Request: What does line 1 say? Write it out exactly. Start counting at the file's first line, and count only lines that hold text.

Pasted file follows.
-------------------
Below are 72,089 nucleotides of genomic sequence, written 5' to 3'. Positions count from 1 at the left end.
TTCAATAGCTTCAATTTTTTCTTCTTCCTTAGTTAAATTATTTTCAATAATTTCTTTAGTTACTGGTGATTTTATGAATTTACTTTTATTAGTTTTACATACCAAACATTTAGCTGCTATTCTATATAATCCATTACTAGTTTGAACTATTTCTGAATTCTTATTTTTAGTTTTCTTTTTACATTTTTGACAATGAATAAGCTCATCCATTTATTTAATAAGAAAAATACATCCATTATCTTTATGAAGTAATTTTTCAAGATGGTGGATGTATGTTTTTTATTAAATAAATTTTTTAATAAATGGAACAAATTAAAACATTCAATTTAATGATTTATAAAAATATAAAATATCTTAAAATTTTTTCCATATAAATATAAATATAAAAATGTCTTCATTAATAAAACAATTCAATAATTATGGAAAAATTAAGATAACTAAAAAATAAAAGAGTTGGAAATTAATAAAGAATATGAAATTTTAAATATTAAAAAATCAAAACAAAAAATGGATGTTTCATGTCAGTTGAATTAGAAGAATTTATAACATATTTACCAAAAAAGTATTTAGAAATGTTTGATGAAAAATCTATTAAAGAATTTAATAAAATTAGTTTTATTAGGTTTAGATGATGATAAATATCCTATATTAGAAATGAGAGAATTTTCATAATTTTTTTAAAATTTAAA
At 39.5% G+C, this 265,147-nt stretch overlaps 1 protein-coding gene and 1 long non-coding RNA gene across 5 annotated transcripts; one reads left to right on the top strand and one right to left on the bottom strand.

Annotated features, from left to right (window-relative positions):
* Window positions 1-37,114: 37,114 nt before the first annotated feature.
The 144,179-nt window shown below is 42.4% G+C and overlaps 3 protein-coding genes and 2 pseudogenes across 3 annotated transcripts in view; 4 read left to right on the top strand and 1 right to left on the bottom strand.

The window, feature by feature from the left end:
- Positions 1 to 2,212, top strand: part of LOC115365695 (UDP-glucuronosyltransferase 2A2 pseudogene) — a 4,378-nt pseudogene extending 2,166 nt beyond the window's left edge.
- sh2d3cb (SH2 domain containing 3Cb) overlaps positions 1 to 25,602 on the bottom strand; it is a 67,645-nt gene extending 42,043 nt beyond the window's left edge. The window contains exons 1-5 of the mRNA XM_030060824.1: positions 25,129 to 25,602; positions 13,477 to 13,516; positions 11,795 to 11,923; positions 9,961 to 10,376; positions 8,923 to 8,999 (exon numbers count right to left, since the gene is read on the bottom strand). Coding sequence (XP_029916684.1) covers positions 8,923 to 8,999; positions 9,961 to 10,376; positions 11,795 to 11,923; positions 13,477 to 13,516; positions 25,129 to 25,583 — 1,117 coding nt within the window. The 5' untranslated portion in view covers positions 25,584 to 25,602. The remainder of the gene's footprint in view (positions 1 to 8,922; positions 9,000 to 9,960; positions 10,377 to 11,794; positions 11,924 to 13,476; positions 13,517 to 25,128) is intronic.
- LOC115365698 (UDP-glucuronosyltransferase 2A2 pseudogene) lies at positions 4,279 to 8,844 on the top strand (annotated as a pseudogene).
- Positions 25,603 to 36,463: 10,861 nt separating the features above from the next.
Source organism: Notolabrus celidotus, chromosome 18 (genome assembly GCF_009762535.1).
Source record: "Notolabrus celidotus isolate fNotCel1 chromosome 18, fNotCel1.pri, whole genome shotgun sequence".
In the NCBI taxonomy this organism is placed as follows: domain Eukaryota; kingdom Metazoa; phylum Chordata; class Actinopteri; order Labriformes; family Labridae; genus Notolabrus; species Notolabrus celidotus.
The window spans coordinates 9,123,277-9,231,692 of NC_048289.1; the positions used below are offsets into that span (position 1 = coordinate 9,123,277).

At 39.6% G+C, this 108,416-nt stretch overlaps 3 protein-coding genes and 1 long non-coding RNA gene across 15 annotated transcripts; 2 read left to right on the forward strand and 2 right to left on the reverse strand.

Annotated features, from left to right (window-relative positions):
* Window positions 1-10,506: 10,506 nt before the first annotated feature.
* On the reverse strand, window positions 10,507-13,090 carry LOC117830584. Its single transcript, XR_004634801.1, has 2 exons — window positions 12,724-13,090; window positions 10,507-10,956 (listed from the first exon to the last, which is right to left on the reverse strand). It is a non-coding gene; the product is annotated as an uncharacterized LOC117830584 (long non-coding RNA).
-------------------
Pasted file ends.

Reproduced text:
Below are 72,089 nucleotides of genomic sequence, written 5' to 3'. Positions count from 1 at the left end.